We Pledge: to embrace the diversity of all individuals; to respect attributes such as sex, gender identification, race, ethnicity, age, citizenship, marital status, sexual orientation, nationality, socioeconomic status, religion, physical ability, mental ability, and expression. We understand and support the importance of inclusion, safety of expression, and respect for different points of view. We pledge to always provide a safe, judgment-free atmosphere in which students have safe space to share openly.

In support of this commitment, we encourage each presenter and content provider to consider these three principals when preparing materials for AHP audiences.

  1. Gather Diverse Resources: As you create content for AHP, think about how your research sources, promotional materials, and additional presenters reflect the principles of diversity, equity, inclusion, and belonging. Are a variety of voices or perspectives present in your offering? Will your audience see their experiences reflected in your session? How might you effectively promote your content among a diverse set of participants? How might you recruit others to join you?
  2. Set the Tone: To frame your presentation within a DEIB context, it is helpful for workshop leaders to lead by example. Don't be afraid to articulate your individual perspective, identity, values, and culture. Also consider how experiences of power and privilege may affect your approach and effectiveness and evaluate how these dynamics might impact your presentation.
  3. Be an Intentionally Inclusive Presenter: Inclusion requires active, intention, and ongoing efforts to promote the full participation and a sense of belonging for every participant. Speakers should attempt to create an equitable and inclusive environment. And while there will be those in any educational setting who don't wish to engage by speaking up in a session, take special care to include all those who want to participate. Speakers can be mindful of:
    • Alternating using your voice and making space for other voices
    • Practicing respectful communication and encouraging that among participants, including criticizing respectfully and constructively
    • Ensuring your placement in the room (if onsite) is free of physical barriers for everyone
    • Using pronouns proactively
    • Giving credit appropriately for ideas expressed in the session

Closing Statement

As always, we thank everyone who contributes their time, experience, and perspective to our community. Your willingness to share your expertise is what makes our community what it is, and we hope these additional considerations will add depth to our educational offerings that enhance the skills of healthcare philanthropy practitioners throughout the field.

We believe a diverse, equitable, and inclusive membership is a vibrant membership able to best deliver on better healthcare for all through philanthropy. We believe diversity is multi-dimensional, encompassing not just race and ethnicity but gender, gender identity, sexual orientation, religion, experience, age, ability, class, and more. Embracing individual differences and fostering equity by eliminating barriers that prevent the full participation of all are critical to our mission of inspiring, educating, and serving our members as they work to transform healthcare through philanthropy.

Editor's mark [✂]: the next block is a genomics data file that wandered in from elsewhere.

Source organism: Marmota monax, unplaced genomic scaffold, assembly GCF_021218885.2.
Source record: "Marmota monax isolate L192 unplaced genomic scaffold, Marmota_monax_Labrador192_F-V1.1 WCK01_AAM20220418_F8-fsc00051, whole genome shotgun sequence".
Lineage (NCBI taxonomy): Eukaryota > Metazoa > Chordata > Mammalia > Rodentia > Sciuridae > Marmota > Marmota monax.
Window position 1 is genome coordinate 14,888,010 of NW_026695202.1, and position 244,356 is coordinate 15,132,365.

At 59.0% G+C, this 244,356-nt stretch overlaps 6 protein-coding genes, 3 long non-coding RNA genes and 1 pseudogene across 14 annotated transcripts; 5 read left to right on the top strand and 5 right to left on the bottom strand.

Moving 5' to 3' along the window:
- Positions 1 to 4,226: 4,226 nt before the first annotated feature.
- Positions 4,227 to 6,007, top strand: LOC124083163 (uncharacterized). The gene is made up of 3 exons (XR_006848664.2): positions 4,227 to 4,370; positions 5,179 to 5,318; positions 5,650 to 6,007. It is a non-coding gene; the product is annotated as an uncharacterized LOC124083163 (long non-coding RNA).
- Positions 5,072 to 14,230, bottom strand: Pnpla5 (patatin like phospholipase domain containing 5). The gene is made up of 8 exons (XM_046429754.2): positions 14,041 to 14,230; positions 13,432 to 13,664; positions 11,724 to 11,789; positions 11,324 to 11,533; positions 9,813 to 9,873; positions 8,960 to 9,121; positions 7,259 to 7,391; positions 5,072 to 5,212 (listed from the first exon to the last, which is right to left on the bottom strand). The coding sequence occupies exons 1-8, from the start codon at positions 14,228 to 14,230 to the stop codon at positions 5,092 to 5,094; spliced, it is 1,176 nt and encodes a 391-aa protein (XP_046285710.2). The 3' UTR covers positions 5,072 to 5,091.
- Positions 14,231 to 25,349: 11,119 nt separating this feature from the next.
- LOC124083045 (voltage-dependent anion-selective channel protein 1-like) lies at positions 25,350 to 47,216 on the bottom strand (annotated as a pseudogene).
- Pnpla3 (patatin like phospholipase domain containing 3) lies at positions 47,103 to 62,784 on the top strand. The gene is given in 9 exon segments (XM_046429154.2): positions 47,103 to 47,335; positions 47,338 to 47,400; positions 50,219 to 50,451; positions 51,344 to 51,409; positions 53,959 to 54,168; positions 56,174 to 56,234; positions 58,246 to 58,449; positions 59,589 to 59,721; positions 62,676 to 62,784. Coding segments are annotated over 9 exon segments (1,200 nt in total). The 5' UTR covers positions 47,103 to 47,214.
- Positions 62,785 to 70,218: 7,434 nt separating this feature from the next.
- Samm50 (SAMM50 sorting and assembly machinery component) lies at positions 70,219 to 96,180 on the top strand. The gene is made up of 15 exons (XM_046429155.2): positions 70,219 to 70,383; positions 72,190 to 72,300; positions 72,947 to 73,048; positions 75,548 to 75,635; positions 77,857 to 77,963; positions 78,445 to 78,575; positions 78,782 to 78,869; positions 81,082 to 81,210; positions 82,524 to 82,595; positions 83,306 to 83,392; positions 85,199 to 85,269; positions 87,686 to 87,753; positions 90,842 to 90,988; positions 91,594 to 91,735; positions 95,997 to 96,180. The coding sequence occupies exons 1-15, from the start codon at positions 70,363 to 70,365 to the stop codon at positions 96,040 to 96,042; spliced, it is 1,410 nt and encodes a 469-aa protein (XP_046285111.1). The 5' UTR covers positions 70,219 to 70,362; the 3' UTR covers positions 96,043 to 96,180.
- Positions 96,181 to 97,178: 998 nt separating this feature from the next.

Additional Resources
Article: Ditch Your ‘General Audience’ Approach: Every Audience Is Multicultural  
Blue Cross Blue Shield of North Carolina DEI Style Guide  
Boston Children’s Hospital brand guidelines 
Stanford Children’s Hospital brand guidelines (pages 53-58) 
California Community Fund Annual Report 
Peace Health website 
AdventHealth website 
USC Arcadia Hospital website 
Video: Gala 2022 - An Evening to Celebrate with Our Community 
Video: The Dream Show 2023: Goose the Barber, Legends 
Video: The Strength of Community 

Inclusive Language in
AHP Communications


Personal Pronouns

  • Use a person’s self-identified pronoun, including when a person uses the singular “they” 
  • Use “they” as a generic third-person singular pronoun to refer to a person whose gender or pronoun preference is unknown or irrelevant to the context of the usage
  • Do not use “he” or “she” alone as generic third-person singular pronouns. Instead, use combination forms such as “he or she” and “she or he” if you know that these pronouns match the people being described 

Ability and Disability

  • Avoid describing people as disabled, handicapped, or confined to a wheelchair 
  • Avoid terms that contribute to stigmas around disability or mental illness. Crazy, dumb, lame, insane, psycho 
  • If it is relevant and important to distinguish those elements of a person’s identity, focus on the person, not the identity. A baby with Down syndrome not a Down’s baby